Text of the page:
There’s nothing controversial about what I’m saying here. It’s simple IS/LM. But for some reason lots of people have a lot of trouble clearly seeing the implications of this model. Thus when rates fell in late 2007 and early 2008, it was clearly due to a decline in the IS curve (or its growth rate to be more precise.) After all, NGDP growth slowed at the same time. The monetary base was stable. And yet I think you could find many people, even professional economists, arguing that the Fed eased policy in late 2007 and early 2008, when they continually cut rates from 5.25% to 2.0%. And they made this claim despite the fact that the LM curve did not shift, rather the IS curve shifted left. It’s as if they thought the IS/LM model was simply a fixed IS curve, with movements along the curve. It would be like people who think the supply and demand model is actually a “demand model”, and who are puzzled when people drive more “despite” high oil prices.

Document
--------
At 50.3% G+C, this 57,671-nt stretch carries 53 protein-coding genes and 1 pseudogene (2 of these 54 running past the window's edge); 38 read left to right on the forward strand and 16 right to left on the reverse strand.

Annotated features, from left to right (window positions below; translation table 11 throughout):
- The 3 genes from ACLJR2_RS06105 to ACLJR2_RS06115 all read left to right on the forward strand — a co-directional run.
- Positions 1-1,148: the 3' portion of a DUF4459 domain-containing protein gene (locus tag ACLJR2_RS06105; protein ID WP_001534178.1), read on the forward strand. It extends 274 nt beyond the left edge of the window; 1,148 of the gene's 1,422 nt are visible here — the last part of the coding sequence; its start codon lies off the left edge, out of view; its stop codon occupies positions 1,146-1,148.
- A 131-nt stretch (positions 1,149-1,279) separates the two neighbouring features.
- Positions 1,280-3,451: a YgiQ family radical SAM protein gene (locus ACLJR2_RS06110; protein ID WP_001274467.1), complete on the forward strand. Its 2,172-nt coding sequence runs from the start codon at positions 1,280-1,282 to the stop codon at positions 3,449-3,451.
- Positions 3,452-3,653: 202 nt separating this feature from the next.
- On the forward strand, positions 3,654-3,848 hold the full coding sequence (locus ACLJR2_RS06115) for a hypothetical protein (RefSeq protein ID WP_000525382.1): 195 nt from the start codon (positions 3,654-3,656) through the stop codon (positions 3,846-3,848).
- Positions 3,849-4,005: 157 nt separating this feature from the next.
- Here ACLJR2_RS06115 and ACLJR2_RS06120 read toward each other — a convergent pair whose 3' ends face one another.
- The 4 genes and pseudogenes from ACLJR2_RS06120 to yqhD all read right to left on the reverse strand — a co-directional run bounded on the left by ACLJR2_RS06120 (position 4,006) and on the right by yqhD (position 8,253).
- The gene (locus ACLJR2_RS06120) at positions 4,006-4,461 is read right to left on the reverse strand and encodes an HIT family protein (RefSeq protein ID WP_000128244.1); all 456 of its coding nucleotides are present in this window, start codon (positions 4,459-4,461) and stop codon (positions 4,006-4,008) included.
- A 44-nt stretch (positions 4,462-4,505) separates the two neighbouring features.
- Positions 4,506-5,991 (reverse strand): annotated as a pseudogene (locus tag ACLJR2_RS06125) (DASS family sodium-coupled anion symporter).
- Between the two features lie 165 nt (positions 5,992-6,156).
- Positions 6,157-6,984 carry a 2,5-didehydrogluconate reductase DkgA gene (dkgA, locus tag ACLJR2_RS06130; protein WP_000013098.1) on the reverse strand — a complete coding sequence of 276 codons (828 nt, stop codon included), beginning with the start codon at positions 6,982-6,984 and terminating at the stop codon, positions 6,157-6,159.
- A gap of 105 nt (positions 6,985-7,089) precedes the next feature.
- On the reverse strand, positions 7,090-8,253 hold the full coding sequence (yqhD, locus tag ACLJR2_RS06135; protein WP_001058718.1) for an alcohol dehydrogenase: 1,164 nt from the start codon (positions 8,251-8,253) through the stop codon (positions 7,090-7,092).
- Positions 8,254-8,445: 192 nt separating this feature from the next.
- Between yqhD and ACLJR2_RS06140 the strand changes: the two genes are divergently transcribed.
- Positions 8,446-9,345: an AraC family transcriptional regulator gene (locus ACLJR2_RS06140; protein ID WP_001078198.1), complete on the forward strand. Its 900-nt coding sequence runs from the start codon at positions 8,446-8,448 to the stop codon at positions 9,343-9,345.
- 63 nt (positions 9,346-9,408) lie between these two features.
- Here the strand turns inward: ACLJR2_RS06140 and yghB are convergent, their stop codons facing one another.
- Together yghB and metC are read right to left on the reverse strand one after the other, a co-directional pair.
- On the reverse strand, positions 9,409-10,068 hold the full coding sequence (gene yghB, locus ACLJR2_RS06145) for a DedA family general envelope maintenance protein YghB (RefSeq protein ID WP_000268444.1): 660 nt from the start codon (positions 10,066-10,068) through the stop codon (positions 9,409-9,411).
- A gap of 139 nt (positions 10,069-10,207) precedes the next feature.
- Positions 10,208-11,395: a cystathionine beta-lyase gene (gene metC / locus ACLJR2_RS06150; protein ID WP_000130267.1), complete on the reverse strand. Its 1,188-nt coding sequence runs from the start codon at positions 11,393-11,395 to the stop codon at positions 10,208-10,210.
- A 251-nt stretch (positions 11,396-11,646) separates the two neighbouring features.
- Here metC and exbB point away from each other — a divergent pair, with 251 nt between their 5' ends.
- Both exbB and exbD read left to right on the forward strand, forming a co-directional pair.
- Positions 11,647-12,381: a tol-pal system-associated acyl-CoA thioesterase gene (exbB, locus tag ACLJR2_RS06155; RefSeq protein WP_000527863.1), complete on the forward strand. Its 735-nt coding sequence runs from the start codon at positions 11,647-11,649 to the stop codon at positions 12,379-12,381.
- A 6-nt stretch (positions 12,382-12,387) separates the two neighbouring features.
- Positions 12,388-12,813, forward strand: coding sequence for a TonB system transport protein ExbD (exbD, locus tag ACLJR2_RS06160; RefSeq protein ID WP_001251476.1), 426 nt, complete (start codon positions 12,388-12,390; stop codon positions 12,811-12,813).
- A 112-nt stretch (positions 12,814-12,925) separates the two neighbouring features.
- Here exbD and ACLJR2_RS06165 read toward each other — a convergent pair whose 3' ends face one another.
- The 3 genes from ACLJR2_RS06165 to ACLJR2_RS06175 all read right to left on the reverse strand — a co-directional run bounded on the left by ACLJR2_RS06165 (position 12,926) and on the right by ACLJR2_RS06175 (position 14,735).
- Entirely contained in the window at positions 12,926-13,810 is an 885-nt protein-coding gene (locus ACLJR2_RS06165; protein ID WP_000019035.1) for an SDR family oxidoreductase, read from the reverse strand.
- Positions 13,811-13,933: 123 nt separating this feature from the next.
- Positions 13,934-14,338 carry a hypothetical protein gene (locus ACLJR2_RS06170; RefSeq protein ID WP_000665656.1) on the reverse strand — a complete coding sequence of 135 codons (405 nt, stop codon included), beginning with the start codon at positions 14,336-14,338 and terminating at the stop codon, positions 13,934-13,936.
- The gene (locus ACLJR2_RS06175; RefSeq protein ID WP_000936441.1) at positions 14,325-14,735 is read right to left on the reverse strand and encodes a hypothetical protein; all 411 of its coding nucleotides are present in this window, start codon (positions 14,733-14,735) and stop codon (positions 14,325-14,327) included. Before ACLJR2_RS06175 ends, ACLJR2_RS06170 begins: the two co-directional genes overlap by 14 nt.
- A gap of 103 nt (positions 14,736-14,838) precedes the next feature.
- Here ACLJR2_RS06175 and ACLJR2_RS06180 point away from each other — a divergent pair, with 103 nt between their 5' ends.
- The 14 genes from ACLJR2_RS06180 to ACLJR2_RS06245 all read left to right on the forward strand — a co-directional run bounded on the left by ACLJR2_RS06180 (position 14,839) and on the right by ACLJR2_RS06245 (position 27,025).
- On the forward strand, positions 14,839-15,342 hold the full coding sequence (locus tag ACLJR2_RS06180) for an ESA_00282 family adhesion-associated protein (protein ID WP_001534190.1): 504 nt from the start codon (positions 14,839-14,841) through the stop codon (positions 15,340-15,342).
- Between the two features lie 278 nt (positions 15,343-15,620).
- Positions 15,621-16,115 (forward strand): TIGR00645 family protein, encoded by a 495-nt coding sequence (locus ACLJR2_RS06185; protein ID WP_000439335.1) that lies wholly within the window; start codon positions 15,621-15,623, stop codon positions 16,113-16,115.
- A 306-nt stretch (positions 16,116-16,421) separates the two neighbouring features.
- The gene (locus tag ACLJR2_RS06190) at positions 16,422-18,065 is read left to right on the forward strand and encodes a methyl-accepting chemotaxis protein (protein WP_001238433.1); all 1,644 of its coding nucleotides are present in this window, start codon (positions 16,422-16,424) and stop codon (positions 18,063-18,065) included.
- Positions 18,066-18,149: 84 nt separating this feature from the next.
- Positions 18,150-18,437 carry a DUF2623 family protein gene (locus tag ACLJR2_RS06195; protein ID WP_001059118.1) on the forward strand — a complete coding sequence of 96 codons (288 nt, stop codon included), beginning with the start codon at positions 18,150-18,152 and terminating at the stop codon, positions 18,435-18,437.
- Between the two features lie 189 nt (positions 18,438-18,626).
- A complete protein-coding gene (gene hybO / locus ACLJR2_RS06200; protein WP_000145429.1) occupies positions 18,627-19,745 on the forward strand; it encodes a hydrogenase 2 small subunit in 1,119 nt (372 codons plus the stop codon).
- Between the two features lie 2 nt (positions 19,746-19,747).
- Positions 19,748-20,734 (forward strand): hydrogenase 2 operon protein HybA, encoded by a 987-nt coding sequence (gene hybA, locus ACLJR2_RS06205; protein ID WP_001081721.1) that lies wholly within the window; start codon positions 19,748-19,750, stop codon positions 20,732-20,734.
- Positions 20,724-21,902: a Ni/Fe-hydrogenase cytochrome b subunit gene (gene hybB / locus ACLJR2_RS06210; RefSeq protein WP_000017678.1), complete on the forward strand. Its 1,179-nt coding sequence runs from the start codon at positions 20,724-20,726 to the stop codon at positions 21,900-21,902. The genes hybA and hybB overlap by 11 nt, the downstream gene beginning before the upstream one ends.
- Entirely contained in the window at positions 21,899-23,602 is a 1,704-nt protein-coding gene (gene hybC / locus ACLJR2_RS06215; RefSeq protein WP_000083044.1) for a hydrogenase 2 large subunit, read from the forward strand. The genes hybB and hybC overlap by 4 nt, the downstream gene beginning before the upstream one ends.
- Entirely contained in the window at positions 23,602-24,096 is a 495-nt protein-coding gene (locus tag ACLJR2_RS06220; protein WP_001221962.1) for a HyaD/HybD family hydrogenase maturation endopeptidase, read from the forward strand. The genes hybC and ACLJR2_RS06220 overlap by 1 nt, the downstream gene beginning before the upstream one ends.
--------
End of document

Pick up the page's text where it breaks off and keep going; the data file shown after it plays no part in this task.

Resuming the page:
Is the onset of the 2007-09 recession typical? This graph suggests the answer is yes:
The correlation is far from perfect, but there is a definite tendency for interest rates to fall during recessions (grey bands on the graph). Yet many economists talk about those interest rate declines as if they are “easy money” policies, whereas the IS/LM model implies they are actually caused by a leftward shift in the IS curve. This is a very basic error, made all the time.